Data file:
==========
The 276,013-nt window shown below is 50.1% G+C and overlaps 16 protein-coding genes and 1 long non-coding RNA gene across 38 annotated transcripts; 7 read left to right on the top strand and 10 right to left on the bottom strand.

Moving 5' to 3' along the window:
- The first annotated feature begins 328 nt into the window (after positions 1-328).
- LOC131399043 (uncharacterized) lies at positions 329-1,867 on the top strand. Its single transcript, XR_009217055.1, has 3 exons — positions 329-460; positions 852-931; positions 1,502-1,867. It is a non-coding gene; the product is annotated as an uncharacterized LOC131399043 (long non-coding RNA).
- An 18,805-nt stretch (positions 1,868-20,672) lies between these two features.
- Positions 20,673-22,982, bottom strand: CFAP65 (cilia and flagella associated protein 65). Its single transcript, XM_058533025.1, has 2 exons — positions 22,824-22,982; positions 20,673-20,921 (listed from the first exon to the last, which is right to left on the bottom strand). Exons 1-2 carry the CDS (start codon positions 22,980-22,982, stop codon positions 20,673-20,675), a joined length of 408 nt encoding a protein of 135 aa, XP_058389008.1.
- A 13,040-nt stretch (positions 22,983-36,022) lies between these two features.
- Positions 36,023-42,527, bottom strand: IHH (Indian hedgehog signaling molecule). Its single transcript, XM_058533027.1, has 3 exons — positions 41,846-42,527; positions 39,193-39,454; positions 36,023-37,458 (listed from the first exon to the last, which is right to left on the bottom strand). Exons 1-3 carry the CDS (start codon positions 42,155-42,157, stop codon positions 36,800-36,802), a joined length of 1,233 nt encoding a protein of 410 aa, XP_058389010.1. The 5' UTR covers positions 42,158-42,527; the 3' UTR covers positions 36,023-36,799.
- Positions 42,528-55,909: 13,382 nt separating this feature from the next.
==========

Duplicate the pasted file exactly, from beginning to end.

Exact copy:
The 276,013-nt window shown below is 50.1% G+C and overlaps 16 protein-coding genes and 1 long non-coding RNA gene across 38 annotated transcripts; 7 read left to right on the top strand and 10 right to left on the bottom strand.

Moving 5' to 3' along the window:
- The first annotated feature begins 328 nt into the window (after positions 1-328).
- LOC131399043 (uncharacterized) lies at positions 329-1,867 on the top strand. Its single transcript, XR_009217055.1, has 3 exons — positions 329-460; positions 852-931; positions 1,502-1,867. It is a non-coding gene; the product is annotated as an uncharacterized LOC131399043 (long non-coding RNA).
- An 18,805-nt stretch (positions 1,868-20,672) lies between these two features.
- Positions 20,673-22,982, bottom strand: CFAP65 (cilia and flagella associated protein 65). Its single transcript, XM_058533025.1, has 2 exons — positions 22,824-22,982; positions 20,673-20,921 (listed from the first exon to the last, which is right to left on the bottom strand). Exons 1-2 carry the CDS (start codon positions 22,980-22,982, stop codon positions 20,673-20,675), a joined length of 408 nt encoding a protein of 135 aa, XP_058389008.1.
- A 13,040-nt stretch (positions 22,983-36,022) lies between these two features.
- Positions 36,023-42,527, bottom strand: IHH (Indian hedgehog signaling molecule). Its single transcript, XM_058533027.1, has 3 exons — positions 41,846-42,527; positions 39,193-39,454; positions 36,023-37,458 (listed from the first exon to the last, which is right to left on the bottom strand). Exons 1-3 carry the CDS (start codon positions 42,155-42,157, stop codon positions 36,800-36,802), a joined length of 1,233 nt encoding a protein of 410 aa, XP_058389010.1. The 5' UTR covers positions 42,158-42,527; the 3' UTR covers positions 36,023-36,799.
- Positions 42,528-55,909: 13,382 nt separating this feature from the next.